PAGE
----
Among 145 children younger than 15 years at ART initiation, there were 3 (2%) deaths, 16 (11%) LTFU, and 10 (7%) transfers-out. The 3 children who died were all seen at the hospital; two 3-year-olds died very soon after starting ART (13 days; 45 days) and one 2-year-old died 12 months after initiation. At 6 months, retention on ART was 87% (80%–92%) and at 12 months it was 85% (77%–91%). We found no evidence that retention at 12 months in the primary care facilities [94% (83%–98%)] was worse than at the hospital [79% (67%–88%)].

Retention on ART in the 402 individuals who transferred into one of the facilities already on ART was 95% (92%–97%) 6 months after transfer (0 death, 18 LTFU) and 94% (90%–96%) (0 death, 20 LTFU) at 12 months. Over half the individuals LTFU (11/20) did not return after their first registration visit.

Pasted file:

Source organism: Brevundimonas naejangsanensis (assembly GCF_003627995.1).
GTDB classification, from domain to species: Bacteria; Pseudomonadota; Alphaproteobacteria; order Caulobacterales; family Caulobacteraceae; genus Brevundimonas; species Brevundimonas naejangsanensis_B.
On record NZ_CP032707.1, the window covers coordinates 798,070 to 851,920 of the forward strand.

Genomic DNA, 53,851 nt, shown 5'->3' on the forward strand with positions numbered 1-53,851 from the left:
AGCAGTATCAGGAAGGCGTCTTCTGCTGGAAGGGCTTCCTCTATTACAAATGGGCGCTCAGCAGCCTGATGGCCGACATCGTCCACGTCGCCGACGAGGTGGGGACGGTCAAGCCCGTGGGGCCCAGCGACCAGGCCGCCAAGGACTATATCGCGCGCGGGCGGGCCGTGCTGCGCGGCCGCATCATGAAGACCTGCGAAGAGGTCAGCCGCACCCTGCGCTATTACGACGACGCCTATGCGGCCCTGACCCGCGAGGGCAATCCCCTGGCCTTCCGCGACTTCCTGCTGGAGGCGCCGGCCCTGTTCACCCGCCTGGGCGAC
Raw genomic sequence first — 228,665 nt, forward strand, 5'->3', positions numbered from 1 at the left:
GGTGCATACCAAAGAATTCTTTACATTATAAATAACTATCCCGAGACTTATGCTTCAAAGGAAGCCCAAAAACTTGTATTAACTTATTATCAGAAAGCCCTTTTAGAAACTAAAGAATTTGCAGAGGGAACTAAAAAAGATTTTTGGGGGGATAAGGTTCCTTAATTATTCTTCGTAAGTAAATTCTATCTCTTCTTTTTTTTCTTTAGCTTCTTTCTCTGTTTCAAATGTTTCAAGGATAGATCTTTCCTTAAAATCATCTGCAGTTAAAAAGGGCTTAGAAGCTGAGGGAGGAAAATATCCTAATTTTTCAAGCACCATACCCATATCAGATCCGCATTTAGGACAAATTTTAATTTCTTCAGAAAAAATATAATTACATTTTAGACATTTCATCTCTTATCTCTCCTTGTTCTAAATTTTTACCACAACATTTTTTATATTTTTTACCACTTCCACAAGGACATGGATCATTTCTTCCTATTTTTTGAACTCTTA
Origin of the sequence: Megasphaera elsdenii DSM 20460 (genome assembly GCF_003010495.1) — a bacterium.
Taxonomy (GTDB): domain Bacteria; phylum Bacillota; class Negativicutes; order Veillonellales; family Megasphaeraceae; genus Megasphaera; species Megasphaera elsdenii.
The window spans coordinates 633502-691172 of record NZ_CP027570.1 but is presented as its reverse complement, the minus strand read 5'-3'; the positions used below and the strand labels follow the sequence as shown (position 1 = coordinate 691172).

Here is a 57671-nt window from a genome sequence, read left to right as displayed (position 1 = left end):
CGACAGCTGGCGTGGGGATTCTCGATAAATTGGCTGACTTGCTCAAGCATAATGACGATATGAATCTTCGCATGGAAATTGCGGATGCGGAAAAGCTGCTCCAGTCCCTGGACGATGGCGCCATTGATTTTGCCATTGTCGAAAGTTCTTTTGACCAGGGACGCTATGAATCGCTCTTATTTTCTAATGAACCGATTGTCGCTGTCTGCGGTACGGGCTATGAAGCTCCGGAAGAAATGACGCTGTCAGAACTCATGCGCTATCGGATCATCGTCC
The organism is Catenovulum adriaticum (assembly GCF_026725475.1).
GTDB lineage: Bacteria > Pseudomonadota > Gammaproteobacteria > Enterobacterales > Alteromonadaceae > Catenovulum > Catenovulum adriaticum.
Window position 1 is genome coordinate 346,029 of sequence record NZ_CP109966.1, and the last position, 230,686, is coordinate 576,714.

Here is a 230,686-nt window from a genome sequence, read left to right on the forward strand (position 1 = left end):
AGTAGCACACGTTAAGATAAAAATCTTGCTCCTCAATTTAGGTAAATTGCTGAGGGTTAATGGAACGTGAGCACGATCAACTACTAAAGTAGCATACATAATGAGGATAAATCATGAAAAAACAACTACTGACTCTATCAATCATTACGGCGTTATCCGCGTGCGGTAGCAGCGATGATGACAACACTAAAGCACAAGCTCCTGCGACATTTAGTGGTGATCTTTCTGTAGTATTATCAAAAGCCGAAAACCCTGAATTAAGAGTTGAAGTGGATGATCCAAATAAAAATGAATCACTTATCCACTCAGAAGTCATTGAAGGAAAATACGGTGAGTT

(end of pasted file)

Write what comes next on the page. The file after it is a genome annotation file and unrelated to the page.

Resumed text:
Back to Top | Article Outline


The last 5 years have seen rapid changes in both PMTCT guidance and practice and CD4 threshold recommendations for ART initiation. The Lablite project13 was working with Ministries of Health in Malawi, Zimbabwe, and Uganda between 2011 and 2015 and collating routine data on ART rollout in nonresearch facilities in rural areas. In Zimbabwe, this provided an important opportunity to compare ART initiations and retention on ART before and after introduction of Option B+ and the increase in CD4 threshold.